He spoke in particular of the example of Bill Gates, who aside from being the beneficiary of a great deal of luck in regards to his personal circumstances had the unusual desire to log in that 10,000 hours of programming time in the wee hours of the morning simply because it was there, he could and more than anything he simply loved doing it.

When I hear that example I’m envious. Not because I’ve never experienced it, literature as an undergrad felt to me much the same. It came easy and I could never quite understand how the passion I felt for it, the joy of discovering how the engine works, so to speak, could keep me tied to a desk with such ease and yet send others fleeing from the library before a page had even been turned.

Japanese isn’t like that for me. There’s enjoyment there but nothing close to what was hinted at in the interview with Gladwell. It’s not love like the movies. It’s not romantic. I don’t strive on endlessly for love of the brush strokes in a new kanji (Chinese character) or the discovery of some fascinating etymology. I do it because I hate it and love it in equal measure. In truth, the line is rather more fuzzy than all that.

It feels to me like an unhealthy pursuit. This love, because in some fashion it must be something I feel for me to keep on going back to it, isn’t so much unrequited as manipulative, even cruel. It lets me in a little bit at a time, gives me a sense of elation upon understanding even a tiny fraction of it only to swiftly turn its cheek to me and ‘hmmmph’ like a girl in a Ghibli movie.

She’s a stubborn little thing the Japanese language.

She’s not always like that though; sometimes she relaxes and smiles upon me. The hate, the frustration at having mastery of a language below that of a toddler from time to time subsides. I forget, for just an evening how many long hours it has taken to get here. The conversation with non-English speaking friends flows like wine (often alcohol flows in a concurrent stream), jokes pass back and forth and all seems well with the world.This mountain of a task before me feels like it has been at least partially scaled. The base seems far away and the peak is actually in sight. For once the summit is not hidden behind clouds and wisps of fog. It’s a target as clear and crisp as morning air. I can almost touch it.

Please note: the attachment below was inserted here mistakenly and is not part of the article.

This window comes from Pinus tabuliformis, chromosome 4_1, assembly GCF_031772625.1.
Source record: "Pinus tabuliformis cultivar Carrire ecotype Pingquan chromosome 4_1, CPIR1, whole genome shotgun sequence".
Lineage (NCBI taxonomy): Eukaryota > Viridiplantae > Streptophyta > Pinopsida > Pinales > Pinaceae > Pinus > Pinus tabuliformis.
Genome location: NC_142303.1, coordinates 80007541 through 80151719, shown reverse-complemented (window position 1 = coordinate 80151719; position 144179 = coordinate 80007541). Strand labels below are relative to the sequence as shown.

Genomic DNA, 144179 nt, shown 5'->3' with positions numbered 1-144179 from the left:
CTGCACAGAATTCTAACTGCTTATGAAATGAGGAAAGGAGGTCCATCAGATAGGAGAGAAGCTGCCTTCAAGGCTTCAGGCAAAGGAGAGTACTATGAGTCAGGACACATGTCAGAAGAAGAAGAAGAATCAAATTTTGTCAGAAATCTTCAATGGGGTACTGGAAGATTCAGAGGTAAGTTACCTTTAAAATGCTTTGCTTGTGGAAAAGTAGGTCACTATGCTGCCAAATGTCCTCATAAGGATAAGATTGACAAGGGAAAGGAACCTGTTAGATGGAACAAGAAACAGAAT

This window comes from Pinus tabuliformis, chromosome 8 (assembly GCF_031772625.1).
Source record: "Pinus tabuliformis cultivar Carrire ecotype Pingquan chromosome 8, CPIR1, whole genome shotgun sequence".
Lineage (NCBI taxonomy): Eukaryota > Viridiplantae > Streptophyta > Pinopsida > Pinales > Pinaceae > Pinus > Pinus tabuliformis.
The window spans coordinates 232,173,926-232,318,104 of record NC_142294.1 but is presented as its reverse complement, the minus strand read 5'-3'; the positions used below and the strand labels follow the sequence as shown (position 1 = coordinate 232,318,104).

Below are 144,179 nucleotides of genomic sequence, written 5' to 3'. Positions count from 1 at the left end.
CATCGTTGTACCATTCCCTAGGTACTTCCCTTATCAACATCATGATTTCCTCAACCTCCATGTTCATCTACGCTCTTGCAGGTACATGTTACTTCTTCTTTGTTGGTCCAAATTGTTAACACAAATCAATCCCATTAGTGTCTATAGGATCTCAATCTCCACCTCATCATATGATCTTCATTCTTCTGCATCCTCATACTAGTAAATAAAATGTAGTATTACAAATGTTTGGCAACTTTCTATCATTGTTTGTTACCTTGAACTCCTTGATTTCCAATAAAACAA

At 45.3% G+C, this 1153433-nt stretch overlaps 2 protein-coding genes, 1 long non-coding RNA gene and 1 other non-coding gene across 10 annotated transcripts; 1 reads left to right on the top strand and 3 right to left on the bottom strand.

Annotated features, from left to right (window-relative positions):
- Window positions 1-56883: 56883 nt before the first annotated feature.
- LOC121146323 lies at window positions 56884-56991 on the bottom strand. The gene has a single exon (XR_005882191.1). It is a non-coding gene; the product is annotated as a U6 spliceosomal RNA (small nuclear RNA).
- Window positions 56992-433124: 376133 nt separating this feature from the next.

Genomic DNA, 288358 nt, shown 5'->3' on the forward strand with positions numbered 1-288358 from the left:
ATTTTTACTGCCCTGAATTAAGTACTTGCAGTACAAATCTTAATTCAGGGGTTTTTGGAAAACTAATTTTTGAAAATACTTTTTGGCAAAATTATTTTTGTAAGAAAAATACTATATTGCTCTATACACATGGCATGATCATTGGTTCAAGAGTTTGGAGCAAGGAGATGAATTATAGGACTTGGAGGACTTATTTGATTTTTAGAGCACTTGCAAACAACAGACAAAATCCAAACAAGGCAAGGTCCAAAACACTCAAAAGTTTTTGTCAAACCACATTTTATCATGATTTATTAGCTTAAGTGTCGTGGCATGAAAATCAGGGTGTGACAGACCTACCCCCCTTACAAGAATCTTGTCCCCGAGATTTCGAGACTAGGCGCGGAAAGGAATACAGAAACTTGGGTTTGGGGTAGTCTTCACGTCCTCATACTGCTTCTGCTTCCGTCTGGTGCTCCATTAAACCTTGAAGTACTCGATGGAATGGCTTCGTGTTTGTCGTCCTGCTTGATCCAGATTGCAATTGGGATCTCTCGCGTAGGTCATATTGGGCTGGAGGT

Inevitably though, the thought always returns. I was foolish to feel competent for even a moment because as soon as I feel that way she turns and drops me on my arse again, surrounded by myriad forms and compounds, a gaggle of laughing school kids rolling around, sides split from the sheer hilarity of my efforts.

And just when I think it can’t possibly be worth it anymore more, that some mountains are too painful, too perilous to climb, she hands me a coffee and leads me back to my text book. She tells me one day it’ll be better, I’ll understand her moods, how she likes to play, how she acts in times of sorrow and stress, the subtleties at play when she’s conflicted. When that day comes she might even introduce me to her parents.

When I meet them maybe I’ll finally understand why she’s such a jumbled, beautiful and infuriating mess.

I still won’t understand why I keep going back to her though.